Retro Drive Revamped is an arcade racer that puts you at the heart of an 80s movie, replete with slacker dudes, American high school and words like ‘bodacious’. It does so while dripping neon-infused visuals and pumping out a soundtrack that feels resolutely authentic, almost crying out for you to drive with sunglasses on at night. Maybe your name is Ferris?
You come busting out of your school – literally busting out, with your not-Delorean screaming through the doors of the building – and give chase to your best friend and your girlfriend who’ve decided not to wait around for you, instead heading off to a series of cool locales that you always seem to just miss them at. I was starting to think that maybe she wasn’t my girlfriend after all.
Everything here is bathed in a warm Tron-like neon glow, and the synthwave soundtrack makes it feel as though you’re playing an FM-84 or Gunship album. You’re definitely playing the front cover at least. I really like the look of Retro Drive Revamped, but it’s the soundtrack that you’ll keep tuning in for, with some great synthwave vibes carrying you through it all from artists like Futurecop! and New Arcades. There’s the option of a jukebox from the main menu, with each track unlocking as you get ever further through Retro Drive Revamped, and it’s a great touch as you’ll want to return to them.
That said, Retro Drive Revamped has a gameplay loop that’s also worthy of the 80s, and in the modern day, it doesn’t always feel so much retro as aggravating. You drive the neon highways, aiming to complete each track in as fast a time as possible while dodging impediments. Green cars can be knocked into for a boost, while red cars slow you down, but then come the laser gates that instantly destroy your car. They move back and forth, up and down, forcing you to evade them, and while evading them can be a fun challenge, the insta-death sets you right back to the start of the track. It’s teeth-gnawingly tough, and your first car isn’t the easiest vehicle to drive. Don’t even think about what happens if you slam into the side wall.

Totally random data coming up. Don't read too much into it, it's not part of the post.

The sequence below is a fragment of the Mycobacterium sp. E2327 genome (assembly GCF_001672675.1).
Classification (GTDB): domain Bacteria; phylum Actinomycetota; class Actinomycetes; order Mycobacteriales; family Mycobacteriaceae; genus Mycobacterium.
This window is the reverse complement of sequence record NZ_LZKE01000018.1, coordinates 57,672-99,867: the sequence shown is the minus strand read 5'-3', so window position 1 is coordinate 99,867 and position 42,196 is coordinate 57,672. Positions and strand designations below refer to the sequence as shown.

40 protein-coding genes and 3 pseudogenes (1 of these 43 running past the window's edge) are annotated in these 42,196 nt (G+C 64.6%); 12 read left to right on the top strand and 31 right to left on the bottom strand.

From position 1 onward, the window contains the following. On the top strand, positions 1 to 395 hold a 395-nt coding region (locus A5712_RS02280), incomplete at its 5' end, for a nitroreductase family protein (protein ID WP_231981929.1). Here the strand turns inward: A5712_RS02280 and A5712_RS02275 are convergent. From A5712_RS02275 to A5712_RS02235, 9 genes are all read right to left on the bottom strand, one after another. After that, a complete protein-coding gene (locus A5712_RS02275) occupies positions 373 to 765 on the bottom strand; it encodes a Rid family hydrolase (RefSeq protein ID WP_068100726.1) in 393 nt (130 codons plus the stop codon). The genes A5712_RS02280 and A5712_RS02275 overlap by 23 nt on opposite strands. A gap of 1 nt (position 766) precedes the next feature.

And yet, you’ll find yourself going for one more go. You press restart, and try again. Because there is something strangely addictive, or hypnotising, about Retro Drive Revamped. Perhaps it’s like the not-VW camper van that occasionally appears with its strange smoke that slows time down, messing with your mind, but I couldn’t give up. I had to complete it.
There is progression to be had, collecting points that litter the track which allows you to unlock new cars. From your rubbish not-Delorean through to a wonderful not-Knight Rider, the seemingly insurmountable top times become more manageable, and you start to feel like the game isn’t deliberately trying to hurt you. Just quietly trying to damage you instead, but in a thoughtful way.
There are a few nagging annoyances that need ironing out, and the display can be overly fussy at times. Each repeated run includes the ghost of your previous best run, which is fine, but the car doesn’t need to have large lettering above it to let you know it’s your best time. The same thing happens when you pick up one of the VHS tape collectibles, and while nods to Blade Runner and Ghostbusters are fun, popping up in the middle of the screen while you’re trying not to crash into things is not what anyone needs.